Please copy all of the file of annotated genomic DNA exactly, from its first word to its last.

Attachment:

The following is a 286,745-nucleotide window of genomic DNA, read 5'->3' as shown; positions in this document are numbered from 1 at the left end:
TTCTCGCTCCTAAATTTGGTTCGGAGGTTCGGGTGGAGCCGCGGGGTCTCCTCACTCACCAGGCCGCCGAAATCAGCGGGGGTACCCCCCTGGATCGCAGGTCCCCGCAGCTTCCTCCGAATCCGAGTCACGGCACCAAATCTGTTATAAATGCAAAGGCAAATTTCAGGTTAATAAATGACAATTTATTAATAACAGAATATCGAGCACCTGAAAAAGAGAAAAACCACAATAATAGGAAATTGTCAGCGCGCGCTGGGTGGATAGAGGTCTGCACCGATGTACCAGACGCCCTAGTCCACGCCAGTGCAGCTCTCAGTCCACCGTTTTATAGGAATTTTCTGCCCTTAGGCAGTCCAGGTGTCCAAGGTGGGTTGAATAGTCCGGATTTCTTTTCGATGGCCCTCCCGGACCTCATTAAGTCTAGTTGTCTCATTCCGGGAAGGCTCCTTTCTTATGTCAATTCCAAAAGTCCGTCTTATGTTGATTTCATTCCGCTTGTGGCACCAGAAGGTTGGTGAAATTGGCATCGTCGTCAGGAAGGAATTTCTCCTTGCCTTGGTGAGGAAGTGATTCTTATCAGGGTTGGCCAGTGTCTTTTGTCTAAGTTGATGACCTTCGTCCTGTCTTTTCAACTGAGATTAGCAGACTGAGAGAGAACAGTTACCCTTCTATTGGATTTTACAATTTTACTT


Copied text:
The following is a 286,745-nucleotide window of genomic DNA, read 5'->3' as shown; positions in this document are numbered from 1 at the left end:
TTCTCGCTCCTAAATTTGGTTCGGAGGTTCGGGTGGAGCCGCGGGGTCTCCTCACTCACCAGGCCGCCGAAATCAGCGGGGGTACCCCCCTGGATCGCAGGTCCCCGCAGCTTCCTCCGAATCCGAGTCACGGCACCAAATCTGTTATAAATGCAAAGGCAAATTTCAGGTTAATAAATGACAATTTATTAATAACAGAATATCGAGCACCTGAAAAAGAGAAAAACCACAATAATAGGAAATTGTCAGCGCGCGCTGGGTGGATAGAGGTCTGCACCGATGTACCAGACGCCCTAGTCCACGCCAGTGCAGCTCTCAGTCCACCGTTTTATAGGAATTTTCTGCCCTTAGGCAGTCCAGGTGTCCAAGGTGGGTTGAATAGTCCGGATTTCTTTTCGATGGCCCTCCCGGACCTCATTAAGTCTAGTTGTCTCATTCCGGGAAGGCTCCTTTCTTATGTCAATTCCAAAAGTCCGTCTTATGTTGATTTCATTCCGCTTGTGGCACCAGAAGGTTGGTGAAATTGGCATCGTCGTCAGGAAGGAATTTCTCCTTGCCTTGGTGAGGAAGTGATTCTTATCAGGGTTGGCCAGTGTCTTTTGTCTAAGTTGATGACCTTCGTCCTGTCTTTTCAACTGAGATTAGCAGACTGAGAGAGAACAGTTACCCTTCTATTGGATTTTACAATTTTACTT